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7 tips to pay less for health insurance

Health insurance policies -- and their premiums -- vary widely. But you have more control over your costs and coverage than you might think.

By Stacy Johnson Mar 26, 2012 5:26PM

This post comes from Brandon Ballenger at partner site Money Talks News.

Money Talks News on MSN MoneyLast week was the second anniversary of the Patient Protection and Affordable Care Act -- "health care reform" to its supporters, "Obamacare" to detractors. This week, the U.S. Supreme Court is hearing legal arguments about the law and may strike none, part, or all of it.

That makes this a good time to give your health insurance a checkup. If the cost of your coverage is entirely borne by your employer, you should still understand your policy. And if you cover the cost yourself, you're already aware of the bite it takes our of your budget. Learning what you're paying for and how it works allows you to make decisions that can lower the cost. In the video below, Stacy Johnson offers some tips on shopping for health insurance. Check it out, then read on for more details.

As you heard in the video, prices for insurance can vary widely. Fortunately, you have some control. Here are the key factors you need to know to manage the cost of your coverage:

Deductible. This is your out-of-pocket expense before your insurance kicks in. As with car insurance, the higher your deductible, the lower your rate. If you have few regular medical expenses and are in good health, choosing a plan with a higher deductible may be a good option.

Image: Insurance Money (© Comstock Images/Jupiterimages)On the other hand, if you can't afford to cover a big deductible, you might not seek the care you need if you get sick. That can lead to bigger problems -- medical and financial -- down the road. You can learn more about the pros and cons of high-deductible plans, and the health savings accounts they're often paired with, in "Is high-deductible health insurance healthy?"

Network. Networks are created by agreements between the insurer and care providers. Doctors and facilities that are "in-network" (partnered with your insurer) will cost less than those outside the network. This makes it important to find a plan that includes care from people and places you trust in your area. Just because a network sounds large doesn't mean it includes the doctors and specialists who matter most to you.

Discounts. In "Health care reform = free preventive care? Not exactly," Stacy explained how his supposedly free physical resulted in a bill for more than $730. Fortunately, his insurance carrier had negotiated discounts with the doctor that reduced his out-of-pocket expenses to about $100.

When comparing plans, compare negotiated rates for common expenses like office visits and lab work. (And know what preventive services are covered under the law, so you don't have to go through what Stacy did.) Some plans may also offer discounts for things that help you get healthy, like weight loss or quit-smoking programs.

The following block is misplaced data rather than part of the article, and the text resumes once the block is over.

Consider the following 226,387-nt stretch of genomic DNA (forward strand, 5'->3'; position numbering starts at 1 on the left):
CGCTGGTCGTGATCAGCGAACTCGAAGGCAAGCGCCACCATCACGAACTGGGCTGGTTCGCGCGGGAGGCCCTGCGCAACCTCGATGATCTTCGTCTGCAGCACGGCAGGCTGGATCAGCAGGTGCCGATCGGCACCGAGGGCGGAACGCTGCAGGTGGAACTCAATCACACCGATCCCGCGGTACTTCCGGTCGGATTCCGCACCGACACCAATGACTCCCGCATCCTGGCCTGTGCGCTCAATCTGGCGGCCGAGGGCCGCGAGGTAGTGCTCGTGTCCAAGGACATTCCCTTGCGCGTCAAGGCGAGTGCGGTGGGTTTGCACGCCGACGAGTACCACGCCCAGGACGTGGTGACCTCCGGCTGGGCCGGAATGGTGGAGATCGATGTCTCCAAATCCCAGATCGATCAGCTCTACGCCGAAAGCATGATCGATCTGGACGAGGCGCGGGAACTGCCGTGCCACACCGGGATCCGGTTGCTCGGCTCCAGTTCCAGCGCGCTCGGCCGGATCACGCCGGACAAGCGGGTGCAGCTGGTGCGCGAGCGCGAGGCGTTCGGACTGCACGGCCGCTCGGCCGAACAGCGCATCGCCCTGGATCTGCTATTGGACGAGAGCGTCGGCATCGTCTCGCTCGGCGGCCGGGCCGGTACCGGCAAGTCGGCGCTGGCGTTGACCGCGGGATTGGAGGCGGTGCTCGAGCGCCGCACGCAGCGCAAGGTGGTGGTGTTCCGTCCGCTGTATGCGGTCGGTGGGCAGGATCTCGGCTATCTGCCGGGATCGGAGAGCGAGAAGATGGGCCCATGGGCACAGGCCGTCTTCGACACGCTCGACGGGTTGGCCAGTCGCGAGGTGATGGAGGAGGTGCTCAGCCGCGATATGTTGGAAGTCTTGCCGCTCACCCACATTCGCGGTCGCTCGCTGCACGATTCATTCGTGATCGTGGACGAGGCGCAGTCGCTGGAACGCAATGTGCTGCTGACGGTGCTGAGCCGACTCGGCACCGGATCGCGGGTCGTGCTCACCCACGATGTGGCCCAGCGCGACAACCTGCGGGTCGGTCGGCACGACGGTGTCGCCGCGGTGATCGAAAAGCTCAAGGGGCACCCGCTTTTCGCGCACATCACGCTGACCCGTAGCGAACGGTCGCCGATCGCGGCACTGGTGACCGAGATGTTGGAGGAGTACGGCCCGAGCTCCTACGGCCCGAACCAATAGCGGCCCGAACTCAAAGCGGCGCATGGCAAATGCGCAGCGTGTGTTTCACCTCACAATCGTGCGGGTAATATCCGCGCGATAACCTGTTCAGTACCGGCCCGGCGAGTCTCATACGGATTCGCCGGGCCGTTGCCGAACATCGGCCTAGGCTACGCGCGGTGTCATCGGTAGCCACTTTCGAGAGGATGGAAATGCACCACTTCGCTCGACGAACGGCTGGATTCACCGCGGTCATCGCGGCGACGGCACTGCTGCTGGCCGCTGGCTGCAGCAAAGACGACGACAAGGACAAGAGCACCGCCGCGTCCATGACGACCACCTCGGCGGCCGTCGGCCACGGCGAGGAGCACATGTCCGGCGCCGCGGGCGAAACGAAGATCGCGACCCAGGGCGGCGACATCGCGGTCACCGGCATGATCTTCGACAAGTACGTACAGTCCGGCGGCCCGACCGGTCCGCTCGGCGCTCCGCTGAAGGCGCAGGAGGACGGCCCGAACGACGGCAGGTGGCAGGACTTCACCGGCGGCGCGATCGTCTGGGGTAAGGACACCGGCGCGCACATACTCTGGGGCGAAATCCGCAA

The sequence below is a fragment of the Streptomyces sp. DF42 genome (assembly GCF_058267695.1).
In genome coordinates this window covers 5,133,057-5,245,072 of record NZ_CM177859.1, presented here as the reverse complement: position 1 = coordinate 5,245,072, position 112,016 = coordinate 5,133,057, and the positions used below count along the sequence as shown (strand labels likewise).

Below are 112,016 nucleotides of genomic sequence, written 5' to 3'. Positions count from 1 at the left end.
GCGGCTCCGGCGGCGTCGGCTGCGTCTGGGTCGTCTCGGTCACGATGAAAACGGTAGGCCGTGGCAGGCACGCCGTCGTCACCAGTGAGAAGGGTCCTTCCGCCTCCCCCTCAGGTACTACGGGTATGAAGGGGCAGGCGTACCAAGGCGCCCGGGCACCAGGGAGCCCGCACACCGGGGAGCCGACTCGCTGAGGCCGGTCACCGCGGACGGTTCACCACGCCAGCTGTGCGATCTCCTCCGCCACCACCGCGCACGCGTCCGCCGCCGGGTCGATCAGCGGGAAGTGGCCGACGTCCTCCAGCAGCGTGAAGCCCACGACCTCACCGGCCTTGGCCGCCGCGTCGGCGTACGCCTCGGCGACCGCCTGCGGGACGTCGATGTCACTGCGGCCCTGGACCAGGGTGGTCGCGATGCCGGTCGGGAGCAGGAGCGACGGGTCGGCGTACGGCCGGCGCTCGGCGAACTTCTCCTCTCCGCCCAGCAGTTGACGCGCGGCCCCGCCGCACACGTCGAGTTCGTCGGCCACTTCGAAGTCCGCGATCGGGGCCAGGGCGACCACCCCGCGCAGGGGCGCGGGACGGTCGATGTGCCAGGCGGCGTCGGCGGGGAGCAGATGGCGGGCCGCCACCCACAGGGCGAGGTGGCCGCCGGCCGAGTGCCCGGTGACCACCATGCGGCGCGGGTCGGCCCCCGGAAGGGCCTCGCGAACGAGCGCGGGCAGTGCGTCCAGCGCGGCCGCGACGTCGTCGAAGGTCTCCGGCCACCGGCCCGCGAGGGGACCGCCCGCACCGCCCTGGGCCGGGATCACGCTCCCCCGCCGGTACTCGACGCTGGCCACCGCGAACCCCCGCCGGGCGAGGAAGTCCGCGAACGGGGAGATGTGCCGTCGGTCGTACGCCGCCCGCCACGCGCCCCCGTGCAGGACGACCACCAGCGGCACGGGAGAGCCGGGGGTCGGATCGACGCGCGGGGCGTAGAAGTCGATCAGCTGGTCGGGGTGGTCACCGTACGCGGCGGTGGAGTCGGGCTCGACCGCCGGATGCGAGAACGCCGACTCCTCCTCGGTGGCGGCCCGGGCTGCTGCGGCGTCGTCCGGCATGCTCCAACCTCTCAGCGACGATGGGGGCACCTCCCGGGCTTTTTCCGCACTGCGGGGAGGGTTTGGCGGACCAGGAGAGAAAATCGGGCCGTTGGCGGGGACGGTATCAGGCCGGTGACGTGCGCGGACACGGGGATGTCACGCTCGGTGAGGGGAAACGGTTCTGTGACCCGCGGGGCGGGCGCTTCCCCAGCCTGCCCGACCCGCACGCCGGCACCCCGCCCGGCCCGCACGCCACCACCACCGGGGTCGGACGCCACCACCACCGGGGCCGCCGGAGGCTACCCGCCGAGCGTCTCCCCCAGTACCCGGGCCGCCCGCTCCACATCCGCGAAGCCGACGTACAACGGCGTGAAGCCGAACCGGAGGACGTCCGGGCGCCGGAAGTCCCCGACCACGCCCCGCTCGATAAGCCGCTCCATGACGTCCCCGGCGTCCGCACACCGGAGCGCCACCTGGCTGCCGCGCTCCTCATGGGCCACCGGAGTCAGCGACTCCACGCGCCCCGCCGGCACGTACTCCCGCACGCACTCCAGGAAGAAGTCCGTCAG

How can you compare negotiated rates? Ask your doctor. For example, if your doctor accepts insurance from multiple carriers, ask which one has the lowest negotiated rates for common procedures.  

The higher your deductible, the more important it is to find the lowest negotiated rates.

Co-pays and stop loss. Co-pays and co-insurance are expenses you share with the insurer. So if you have an 80/20 co-pay, your insurer covers 80% of the tab and you pick up 20%. When the total amount you've paid meets your stop loss, your insurer picks up the entire bill. The higher the stop loss, also called an out-of-pocket maximum, the lower the rate will be.

Exclusions. "Covered expenses" is a key phrase. Your insurance coverage only applies to what the insurer decides it does. Nobody knows what disease they may face later in life, but it could be disastrous to pay your insurance premium for years only to find out your expensive illness isn't covered. Policies with more exclusions may be cheaper, but they might not be worth it. Make sure you understand what's included (and excluded) from your coverage.

Quality. Smaller, lesser-known insurers might charge lower rates, but it's important to check out their financial health. Aim for companies that are rated at least "A" by A.M. Best (where A++ is the best possible) or Standard and Poor's (where AAA is best). It's a good idea to stick with companies you can count on in the long run.

Length. A few years ago, Stacy found that his insurer of seven years was offering new customers a policy exactly like his for half the price. When he called to find out why, they couldn't provide a reasonable explanation. As you might imagine, Stacy is no longer a customer.

As you shop, don't forget the golden rule for health insurance, as well as any other kind you might consider: Make sure your new policy is in effect before you drop an old one.  Never, ever be uninsured, even for a day.

More on Money Talks News and MSN Money:

Apr 8, 2013 3:09PM
7 tips to pay less for health insurance- MSN Money : Try this site where you can comapre quotes from different companies:
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